Al-Marwani:”The law applies to only the common people” [Archives:2006/972/Reportage]

August 14 2006
Abdul-Rahman Al-Marwani
Abdul-Rahman Al-Marwani
Dar Al-Salam Organization has distributed thousands of awarenes posters through out the country.
Dar Al-Salam Organization has distributed thousands of awarenes posters through out the country.
Interviewed by: Mohammed Al-Jabri
In an exclusive interview with the Yemen Times, Abdul-Rahman Al-Marwani, Chairman of Dar Al-Salaam Organization to Combat Revenge and Violence, stated that absence of confidence in the judiciary and security and absence of awareness are the main reasons for armed fighting and revenge among Yemenis.

How do arms enter the country?

There are known local arms dealers. There also are local markets that sell arms openly. Perhaps every city contains a weapons market; if not, there are shops for selling arms and the state knows this. Even southern Yemeni districts, which didn't use to be this way, now have many arms. It's said that owning arms has become part of Yemeni citizens' importance.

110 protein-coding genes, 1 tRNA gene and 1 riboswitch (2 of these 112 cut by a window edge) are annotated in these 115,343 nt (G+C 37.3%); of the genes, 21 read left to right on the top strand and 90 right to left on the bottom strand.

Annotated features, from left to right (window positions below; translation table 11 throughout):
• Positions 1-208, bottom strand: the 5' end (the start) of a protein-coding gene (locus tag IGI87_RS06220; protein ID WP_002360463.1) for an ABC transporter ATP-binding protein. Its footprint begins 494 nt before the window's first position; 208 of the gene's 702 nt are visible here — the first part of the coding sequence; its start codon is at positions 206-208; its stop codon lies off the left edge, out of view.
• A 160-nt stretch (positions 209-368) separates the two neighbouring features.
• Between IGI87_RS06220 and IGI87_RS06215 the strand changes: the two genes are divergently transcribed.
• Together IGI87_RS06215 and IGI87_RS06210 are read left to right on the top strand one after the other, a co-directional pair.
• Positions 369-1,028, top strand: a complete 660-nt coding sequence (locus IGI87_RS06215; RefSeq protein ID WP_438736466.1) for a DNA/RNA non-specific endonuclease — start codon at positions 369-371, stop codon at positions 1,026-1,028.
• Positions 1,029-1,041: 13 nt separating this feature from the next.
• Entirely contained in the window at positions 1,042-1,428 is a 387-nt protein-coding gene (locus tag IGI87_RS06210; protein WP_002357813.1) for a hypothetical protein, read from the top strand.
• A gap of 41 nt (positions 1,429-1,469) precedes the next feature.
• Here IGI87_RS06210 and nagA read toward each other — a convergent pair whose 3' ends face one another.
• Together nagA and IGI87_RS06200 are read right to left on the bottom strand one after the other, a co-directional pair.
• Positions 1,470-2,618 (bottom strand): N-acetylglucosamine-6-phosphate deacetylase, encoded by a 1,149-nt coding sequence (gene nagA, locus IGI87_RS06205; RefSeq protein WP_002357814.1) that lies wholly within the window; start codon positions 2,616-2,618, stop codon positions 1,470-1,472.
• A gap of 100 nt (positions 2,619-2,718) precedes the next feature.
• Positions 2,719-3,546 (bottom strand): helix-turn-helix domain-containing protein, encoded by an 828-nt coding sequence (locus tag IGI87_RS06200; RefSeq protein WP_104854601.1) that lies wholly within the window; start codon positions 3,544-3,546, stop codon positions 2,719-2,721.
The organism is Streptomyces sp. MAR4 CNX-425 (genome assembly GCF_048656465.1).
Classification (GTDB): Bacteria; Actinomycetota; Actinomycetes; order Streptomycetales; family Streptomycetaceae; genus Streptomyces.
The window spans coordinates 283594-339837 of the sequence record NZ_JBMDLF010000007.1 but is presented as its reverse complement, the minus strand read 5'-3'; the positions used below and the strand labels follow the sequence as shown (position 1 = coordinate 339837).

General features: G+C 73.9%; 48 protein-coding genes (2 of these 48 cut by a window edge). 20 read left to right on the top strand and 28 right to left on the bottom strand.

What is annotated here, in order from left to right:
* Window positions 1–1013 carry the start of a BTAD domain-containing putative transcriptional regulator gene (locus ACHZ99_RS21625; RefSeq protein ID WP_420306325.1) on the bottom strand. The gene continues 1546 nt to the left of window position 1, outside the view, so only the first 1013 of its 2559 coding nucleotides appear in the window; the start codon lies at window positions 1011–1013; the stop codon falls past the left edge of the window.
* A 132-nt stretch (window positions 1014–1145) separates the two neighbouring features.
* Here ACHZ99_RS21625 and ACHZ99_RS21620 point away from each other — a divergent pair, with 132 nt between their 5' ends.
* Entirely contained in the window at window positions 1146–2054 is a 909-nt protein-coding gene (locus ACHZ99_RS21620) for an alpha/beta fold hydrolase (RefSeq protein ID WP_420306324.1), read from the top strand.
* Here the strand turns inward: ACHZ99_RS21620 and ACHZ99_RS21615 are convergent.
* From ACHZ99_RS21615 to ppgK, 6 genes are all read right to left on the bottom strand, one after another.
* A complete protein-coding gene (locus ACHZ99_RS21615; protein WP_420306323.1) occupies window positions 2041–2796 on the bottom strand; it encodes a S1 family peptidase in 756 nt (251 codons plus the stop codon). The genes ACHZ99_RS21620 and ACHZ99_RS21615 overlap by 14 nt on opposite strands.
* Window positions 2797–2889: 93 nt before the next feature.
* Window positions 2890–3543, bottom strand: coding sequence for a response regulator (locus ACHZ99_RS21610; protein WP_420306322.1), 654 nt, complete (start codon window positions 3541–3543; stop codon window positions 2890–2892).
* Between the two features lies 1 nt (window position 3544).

Does the ease of getting arms in Yemen help terrorist groups?

Yes, even in neighboring countries.

What about the law regarding bearing and owning arms?

Such a law still is incomplete, as Parliament still is studying it. Some powers in Parliament are fighting against the existence of such a law. Every now and then, the state launches campaigns to stop arms bearing/usage. However, such campaigns only target the weak, while those powerful individuals ignore and care about no such campaigns. In most cases, the law is applied only to common citizens and the weak.